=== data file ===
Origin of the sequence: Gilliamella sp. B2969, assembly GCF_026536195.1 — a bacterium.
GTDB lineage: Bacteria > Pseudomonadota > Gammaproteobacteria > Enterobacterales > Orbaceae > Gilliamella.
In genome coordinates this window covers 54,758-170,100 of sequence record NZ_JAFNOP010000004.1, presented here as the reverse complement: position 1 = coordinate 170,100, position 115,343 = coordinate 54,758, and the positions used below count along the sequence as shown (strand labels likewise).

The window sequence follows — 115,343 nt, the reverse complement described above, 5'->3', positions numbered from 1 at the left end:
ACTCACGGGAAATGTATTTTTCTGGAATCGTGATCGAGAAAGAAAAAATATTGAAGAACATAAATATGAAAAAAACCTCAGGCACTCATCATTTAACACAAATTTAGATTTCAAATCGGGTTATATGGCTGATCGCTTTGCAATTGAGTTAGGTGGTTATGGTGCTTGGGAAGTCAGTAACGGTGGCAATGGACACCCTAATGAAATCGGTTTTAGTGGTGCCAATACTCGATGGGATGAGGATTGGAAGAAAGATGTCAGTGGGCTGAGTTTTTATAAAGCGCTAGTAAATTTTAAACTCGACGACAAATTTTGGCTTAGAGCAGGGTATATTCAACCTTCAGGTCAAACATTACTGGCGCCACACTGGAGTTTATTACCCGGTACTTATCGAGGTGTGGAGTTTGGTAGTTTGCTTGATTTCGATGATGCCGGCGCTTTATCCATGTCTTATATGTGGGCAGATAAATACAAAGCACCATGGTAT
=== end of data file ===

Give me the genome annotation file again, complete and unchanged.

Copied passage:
Origin of the sequence: Gilliamella sp. B2969, assembly GCF_026536195.1 — a bacterium.
GTDB lineage: Bacteria > Pseudomonadota > Gammaproteobacteria > Enterobacterales > Orbaceae > Gilliamella.
In genome coordinates this window covers 54,758-170,100 of sequence record NZ_JAFNOP010000004.1, presented here as the reverse complement: position 1 = coordinate 170,100, position 115,343 = coordinate 54,758, and the positions used below count along the sequence as shown (strand labels likewise).

The window sequence follows — 115,343 nt, the reverse complement described above, 5'->3', positions numbered from 1 at the left end:
ACTCACGGGAAATGTATTTTTCTGGAATCGTGATCGAGAAAGAAAAAATATTGAAGAACATAAATATGAAAAAAACCTCAGGCACTCATCATTTAACACAAATTTAGATTTCAAATCGGGTTATATGGCTGATCGCTTTGCAATTGAGTTAGGTGGTTATGGTGCTTGGGAAGTCAGTAACGGTGGCAATGGACACCCTAATGAAATCGGTTTTAGTGGTGCCAATACTCGATGGGATGAGGATTGGAAGAAAGATGTCAGTGGGCTGAGTTTTTATAAAGCGCTAGTAAATTTTAAACTCGACGACAAATTTTGGCTTAGAGCAGGGTATATTCAACCTTCAGGTCAAACATTACTGGCGCCACACTGGAGTTTATTACCCGGTACTTATCGAGGTGTGGAGTTTGGTAGTTTGCTTGATTTCGATGATGCCGGCGCTTTATCCATGTCTTATATGTGGGCAGATAAATACAAAGCACCATGGTAT